Once in a while, when new arrivals have come to the island, we’ll get a call from the Hotspot asking us to transfer some of them from the Hotspot to private accommodations within town. This is usually something reserved for women, children, and vulnerable people. In an effort to keep them safe, when they arrive on the island, they register at the Hotspot, but then they are moved to other buildings in town. One large building, in particular, is where most of the women and children stay.
Since I’m usually teaching, I rarely have to make any of these sporadic drives to transfer people, but last week I was asked to go and pickup a group of women who had just arrived from Congo. There were a couple of things that struck me about this unique situation I found myself in. As I brought the van around to the Hotspot and parked it on the side of the road, a police officer actually greeted me and treated me kindly for the first time that I can remember. It must be because he knew I was doing him a favor. The other thing that was curious, was when I stepped out of the van and opened the trunk to prepare for any extra luggage, the women came out of the Hotspot speaking French and a surprising amount of my high school French instantly came back to me. Enough so, in fact, that I had to alert them rather quickly that I didn’t understand much French, as they started to speak very quickly and elaborately to me. I helped them with some of their possessions. There were 6 of them in total, 5 women and one young girl. I was alarmed at how heavy each of their packs were. One in particular didn’t make any sense to me at all. How could one individual carry something as heavy as this!?
Unlike with many of the female refugees from the Middle East, these Congolese women were chatter boxes the entire drive from the Hotspot back into Lakki. I’m not sure what they were talking about, obviously, but I felt like I could pick up some hints of relief in their voices. I could only imagine that their journeys must have been long given the location of their country in Africa. As I drove, I hoped they knew that they were just being briefly moved to new housing. Sometimes the communication is poor, and I didn’t want them thinking they were in for a long ride in this van with me.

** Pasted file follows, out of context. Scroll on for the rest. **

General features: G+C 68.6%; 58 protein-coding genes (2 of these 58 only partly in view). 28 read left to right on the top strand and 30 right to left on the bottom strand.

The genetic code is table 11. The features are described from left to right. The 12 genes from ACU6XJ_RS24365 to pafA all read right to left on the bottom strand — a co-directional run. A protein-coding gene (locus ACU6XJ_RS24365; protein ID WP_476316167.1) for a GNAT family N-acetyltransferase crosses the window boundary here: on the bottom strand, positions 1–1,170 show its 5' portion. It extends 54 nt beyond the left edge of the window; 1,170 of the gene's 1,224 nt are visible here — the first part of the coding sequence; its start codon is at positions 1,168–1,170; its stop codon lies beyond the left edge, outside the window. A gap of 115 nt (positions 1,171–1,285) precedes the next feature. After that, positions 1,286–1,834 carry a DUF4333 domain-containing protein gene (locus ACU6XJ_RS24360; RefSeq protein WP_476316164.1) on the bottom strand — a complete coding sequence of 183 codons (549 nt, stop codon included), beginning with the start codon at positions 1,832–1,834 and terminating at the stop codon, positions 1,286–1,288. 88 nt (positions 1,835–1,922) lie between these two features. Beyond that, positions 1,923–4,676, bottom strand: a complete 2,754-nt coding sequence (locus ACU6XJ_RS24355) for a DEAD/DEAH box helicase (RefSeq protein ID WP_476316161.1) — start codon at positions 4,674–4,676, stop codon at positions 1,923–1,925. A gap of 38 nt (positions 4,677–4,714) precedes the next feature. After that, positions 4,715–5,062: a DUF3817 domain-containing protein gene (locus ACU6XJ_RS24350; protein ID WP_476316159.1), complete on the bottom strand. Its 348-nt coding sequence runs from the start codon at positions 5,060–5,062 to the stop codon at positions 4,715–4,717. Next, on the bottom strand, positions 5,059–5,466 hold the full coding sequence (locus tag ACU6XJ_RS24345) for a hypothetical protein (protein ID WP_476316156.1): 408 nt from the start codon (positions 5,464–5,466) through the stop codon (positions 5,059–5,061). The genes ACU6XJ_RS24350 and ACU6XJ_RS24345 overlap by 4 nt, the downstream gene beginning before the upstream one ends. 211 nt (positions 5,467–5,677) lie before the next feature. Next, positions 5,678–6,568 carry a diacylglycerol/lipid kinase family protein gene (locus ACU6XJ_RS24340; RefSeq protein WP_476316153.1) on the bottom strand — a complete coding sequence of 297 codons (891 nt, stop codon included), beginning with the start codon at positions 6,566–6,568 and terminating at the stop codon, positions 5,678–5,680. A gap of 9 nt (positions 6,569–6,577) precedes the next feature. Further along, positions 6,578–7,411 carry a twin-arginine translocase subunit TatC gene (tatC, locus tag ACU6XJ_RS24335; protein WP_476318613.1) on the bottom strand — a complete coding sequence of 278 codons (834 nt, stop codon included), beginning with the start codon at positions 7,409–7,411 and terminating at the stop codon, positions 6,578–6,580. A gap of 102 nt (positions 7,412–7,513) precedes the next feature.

As we pulled up to their new housing, I helped them out of the van and up the steps of the building. I took one of the bags and slung it over my shoulder and took a second bag in my hands. As we moved up the steps and into the building, we had to stop as the woman in charge sorted which women were suppose to go where. After just ten seconds, the weight of the bag on my shoulder was so painful that I had to put the second strap over my second shoulder. The employees of the building kept asking me if any of the women were pregnant. I just kept shrugging. I hadn’t been given that information and I wasn’t about to start asking complete strangers if they were pregnant or not.
When everyone was sorted, I escorted the one woman we found out was pregnant down a long hall and into a large concrete room with multiple bunk beds. I dropped the bag down on the bed for her, both my shoulders now in excruciating pain. I bid her farewell and exited the room and building, heading back to the Hub to resume my usual daily duties. The literal weight of that backpack stayed on my mind for the next few minutes. That small, pregnant woman from Congo was resilient and strong and courageous and a whole bunch of other adjectives I wish I could outwardly see more of in myself. Another friendly reminder that refugees come from all different walks of life and are all different types of people.